23 Jun 2015

Greece offers plan to break fiscal impasse

7:39 am on 23 June 2015

Greece's economy minister has spelled out the terms of new proposals to end deadlock on its debt crisis, amid hopes a deal can now be struck this week.

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Greece's talks with its international creditors have stalled. Photo: AFP

It includes new taxes on businesses and the wealthy, Giorgios Stathakis told the BBC.

Eurozone finance ministers have welcomed the plan, saying there could be a deal "within days".

Greece will default if it does not repay a €1.6bn IMF loan by the end of the month.

If that happens, it risks crashing out of the single currency and possibly the EU.

Eurozone leaders are currently discussing Greece's proposals at an emergency summit in Brussels.

Mr Stathakis told the BBC he was confident the new proposals to balance the government's books had broken the deadlock with its creditors.

"We [will] try to remove the tax burden from pensions and wages towards business and the wealthy," he said.

He said the proposals also included an increase in the VAT rate for some selected items.

Meanwhile, dozens of riot police have been deployed to prevent clashes between anti-austerity and pro-euro protesters gathered outside the Greek parliament building.

Speaking ahead of Monday's summit, European Council President Donald Tusk said the latest Greek proposals were the "first real proposals in many weeks".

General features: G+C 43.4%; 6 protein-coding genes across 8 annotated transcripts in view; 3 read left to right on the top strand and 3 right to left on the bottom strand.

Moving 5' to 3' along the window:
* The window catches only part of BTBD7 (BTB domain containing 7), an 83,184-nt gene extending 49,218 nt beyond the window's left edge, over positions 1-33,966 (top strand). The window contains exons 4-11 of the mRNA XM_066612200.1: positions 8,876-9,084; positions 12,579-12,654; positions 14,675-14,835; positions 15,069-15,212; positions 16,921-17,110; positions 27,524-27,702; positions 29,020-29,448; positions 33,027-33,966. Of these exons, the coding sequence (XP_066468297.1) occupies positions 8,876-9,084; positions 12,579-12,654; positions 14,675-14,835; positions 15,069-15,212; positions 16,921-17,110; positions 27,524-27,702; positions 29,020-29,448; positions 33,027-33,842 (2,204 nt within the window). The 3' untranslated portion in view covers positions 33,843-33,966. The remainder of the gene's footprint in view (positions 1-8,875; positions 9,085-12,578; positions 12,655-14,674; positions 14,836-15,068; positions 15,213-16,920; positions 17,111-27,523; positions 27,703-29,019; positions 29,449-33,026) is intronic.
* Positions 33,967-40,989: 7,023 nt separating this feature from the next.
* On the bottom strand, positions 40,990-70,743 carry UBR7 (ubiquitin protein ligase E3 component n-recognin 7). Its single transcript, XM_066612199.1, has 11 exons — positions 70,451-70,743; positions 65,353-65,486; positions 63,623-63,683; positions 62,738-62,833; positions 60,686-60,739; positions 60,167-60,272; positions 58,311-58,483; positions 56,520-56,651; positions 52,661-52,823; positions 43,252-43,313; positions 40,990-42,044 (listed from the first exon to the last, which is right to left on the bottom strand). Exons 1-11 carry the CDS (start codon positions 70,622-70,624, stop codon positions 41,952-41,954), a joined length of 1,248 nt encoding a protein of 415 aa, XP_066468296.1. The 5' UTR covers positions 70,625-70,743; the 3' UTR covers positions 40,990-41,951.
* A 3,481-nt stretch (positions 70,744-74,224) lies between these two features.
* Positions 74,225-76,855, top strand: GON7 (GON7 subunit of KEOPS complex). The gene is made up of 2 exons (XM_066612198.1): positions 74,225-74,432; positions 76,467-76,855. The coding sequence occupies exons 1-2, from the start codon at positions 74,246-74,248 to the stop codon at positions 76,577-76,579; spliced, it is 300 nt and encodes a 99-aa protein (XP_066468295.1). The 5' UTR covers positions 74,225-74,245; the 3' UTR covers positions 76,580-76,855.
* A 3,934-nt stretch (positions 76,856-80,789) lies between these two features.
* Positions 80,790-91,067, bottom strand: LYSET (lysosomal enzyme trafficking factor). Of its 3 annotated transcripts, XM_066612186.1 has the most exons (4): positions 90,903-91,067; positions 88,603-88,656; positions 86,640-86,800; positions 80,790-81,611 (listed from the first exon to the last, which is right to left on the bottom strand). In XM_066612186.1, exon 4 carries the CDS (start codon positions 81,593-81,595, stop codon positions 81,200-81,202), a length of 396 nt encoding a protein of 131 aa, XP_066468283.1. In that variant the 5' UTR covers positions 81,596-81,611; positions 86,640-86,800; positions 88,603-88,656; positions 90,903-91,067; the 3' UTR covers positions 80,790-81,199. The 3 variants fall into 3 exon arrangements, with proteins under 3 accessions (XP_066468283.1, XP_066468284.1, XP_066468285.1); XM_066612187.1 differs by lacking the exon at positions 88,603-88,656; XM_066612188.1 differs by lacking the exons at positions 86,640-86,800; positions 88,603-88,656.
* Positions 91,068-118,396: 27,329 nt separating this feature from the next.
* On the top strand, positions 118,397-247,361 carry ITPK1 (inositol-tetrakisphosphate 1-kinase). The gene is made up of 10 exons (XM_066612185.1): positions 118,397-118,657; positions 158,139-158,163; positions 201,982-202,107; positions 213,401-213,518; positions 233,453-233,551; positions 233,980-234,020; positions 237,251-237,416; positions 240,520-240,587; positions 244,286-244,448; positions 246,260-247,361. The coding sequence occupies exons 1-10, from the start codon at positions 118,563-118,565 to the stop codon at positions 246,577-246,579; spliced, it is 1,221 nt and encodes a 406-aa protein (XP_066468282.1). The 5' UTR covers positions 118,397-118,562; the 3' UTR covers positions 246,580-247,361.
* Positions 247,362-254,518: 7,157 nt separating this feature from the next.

Anti-austerity graffiti on an abandoned house in Athens.

Anti-austerity graffiti on an abandoned house in Athens. Photo: AFP

"This evening I want all cards on the table. That doesn't mean I want to negotiate technical details, but it means I want to end this political gambling," he said.

French President Francois Hollande, also attending the meeting, said he saw improvements with the proposals but warned "not everything has been resolved".

Talks have been in deadlock for five months. The European Commission, the IMF and the European Central Bank (ECB) are unwilling to unlock the final €7.2bn tranche of bailout funds until Greece agrees to economic reforms.

The European Central Bank (ECB) has again increased its emergency funding for Greek banks after anxious savers withdrew more than €4bn in recent days.

Greek PM Alexis Tsipras, who has ruled out pension cuts, higher power rates, and an excessive budget surplus, said he hoped Greece would "return to growth within the eurozone".

He met the heads of Greece's three international creditors in Brussels, ahead of his talks with the leaders of 18 other eurozone nations later on Monday.

But eurozone finance ministers said they were not given enough time to study them for a proper assessment, amid confusion over different versions of the Greek proposals submitted.

Speaking after the meeting, Mr Dijsselbloem described the proposals as "broad and comprehensive", but said work was needed to check they added up "in fiscal terms".

One of the key power-brokers, European Commission chief Jean-Claude Juncker, told reporters his goal was to find an agreement "by the end of the week".

Earlier, Germany's Wolfgang Schaeuble told reporters he had not seen anything new from Greece so far and "without anything new, there is nothing for the ministers to prepare for their leaders". The Irish and Finnish finance ministers echoed the sentiment.

News of a possible breakthrough gave a boost to European stock markets, with Greece's main stock exchange jumping 9 percent by the end of trading on Monday.

The deadline for Greece to pay back a slice of its loan is 30 June, but a last-minute deal would make it difficult to arrange the logistics of transferring the money.

A separate European Council summit is scheduled for Thursday and Friday, and its agenda is packed.